Houston investor and entrepreneur Tom Castro feared some Latino households might miss out on money coming to them in the latest pandemic relief package, so he started by helping the Ramirez family find more than $20,000, to start.
Then he helped the family, who own a restaurant, realize that they could tap a loan of thousands of dollars more for their employee payroll under the Paycheck Protection Program. It’s a loan, but it has lenient rules for forgiving the loan. That put the funds available to them at over $100,000.
The news stunned the husband and wife, who have four children under 18 and preferred not to be interviewed. The family and Castro met through his charter school work.
“They were skeptical. They were skeptical,” Castro said of the Ramirezes’ reaction when he added it all up for them. “They said, ‘This is a loan, right?’ No, it’s a gift.”
The Ramirez family raised other concerns. They hadn’t filed their 2020 taxes yet. They thought the aid was for people on food stamps or welfare. There was a pride factor and fear that their futures in the country — they’re legal residents and hope for citizenship — could be in jeopardy.
Many immigrant families stopped using public benefits or steered clear of them, even if they were eligible for them, fearing that Trump administration policy changes might jeopardize their chances for legal permanent residency or citizenship. And the first aid package left out many immigrants who pay taxes.
“They are immigrants, and the word on the street was immigrants weren’t eligible” for stimulus checks “because Trump said they couldn’t participate,” Castro said.
A majority of American families will get money from the latest relief package, but Castro and others fear that some Latinos won’t seek out all the law offers them for reasons similar to those the Ramirez family raised.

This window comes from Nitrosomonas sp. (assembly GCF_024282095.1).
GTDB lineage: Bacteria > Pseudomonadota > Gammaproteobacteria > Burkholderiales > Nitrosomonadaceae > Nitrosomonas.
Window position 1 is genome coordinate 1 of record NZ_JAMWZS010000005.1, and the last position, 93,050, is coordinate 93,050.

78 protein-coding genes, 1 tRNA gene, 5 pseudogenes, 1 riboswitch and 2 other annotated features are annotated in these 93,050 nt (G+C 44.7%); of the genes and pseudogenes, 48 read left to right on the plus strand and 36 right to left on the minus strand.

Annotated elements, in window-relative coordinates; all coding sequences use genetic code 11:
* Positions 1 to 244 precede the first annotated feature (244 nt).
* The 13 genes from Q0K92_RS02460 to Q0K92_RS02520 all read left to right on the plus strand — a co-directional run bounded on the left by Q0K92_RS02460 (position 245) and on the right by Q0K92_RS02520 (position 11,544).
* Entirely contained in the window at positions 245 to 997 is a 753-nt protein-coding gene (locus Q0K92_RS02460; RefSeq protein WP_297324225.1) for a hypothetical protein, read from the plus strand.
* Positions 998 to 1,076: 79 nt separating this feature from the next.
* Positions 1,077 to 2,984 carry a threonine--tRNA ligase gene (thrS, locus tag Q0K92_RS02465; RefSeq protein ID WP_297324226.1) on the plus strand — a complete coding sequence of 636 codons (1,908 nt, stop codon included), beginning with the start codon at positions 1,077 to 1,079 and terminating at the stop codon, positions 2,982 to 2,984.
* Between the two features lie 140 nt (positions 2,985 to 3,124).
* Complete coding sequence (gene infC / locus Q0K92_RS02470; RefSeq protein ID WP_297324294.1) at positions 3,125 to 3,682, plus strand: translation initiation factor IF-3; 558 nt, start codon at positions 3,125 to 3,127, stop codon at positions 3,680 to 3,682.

Latinos were disproportionately hit by the pandemic — economically and in deaths and illness.
Hispanics had just regained earnings and wealth at levels they had had before the Great Recession in 2008. Missing out on the aid could slow not only their recovery, but also the economic recovery.
“This could be the biggest single injection of capital into the Latino community — by a factor of 10 — in history,” Castro said. If all Latinos claimed what they are entitled to in the pandemic package and the paycheck loan program, the total could be nearly $60 billion, he said.
At the U.S. Hispanic Chamber of Commerce’s legislative summit last week, President Joe Biden and Treasury Secretary Janet Yellen hailed the potential for Latino families and business owners to help drive the economic recovery because of the share of American workers who are Latino and the number of small businesses Latinos create.
Democrats designed the stimulus payments the way they did not because they thought everyone was missing meals, but to stimulate the economy, Castro said.
Many Latino families don’t have the luxury of hanging on to the payments or putting the $1,400 away in savings or 401(k) accounts, Castro said. They will spend every penny because they need to, and “they are going to pay taxes, sales taxes and help create jobs,” he said.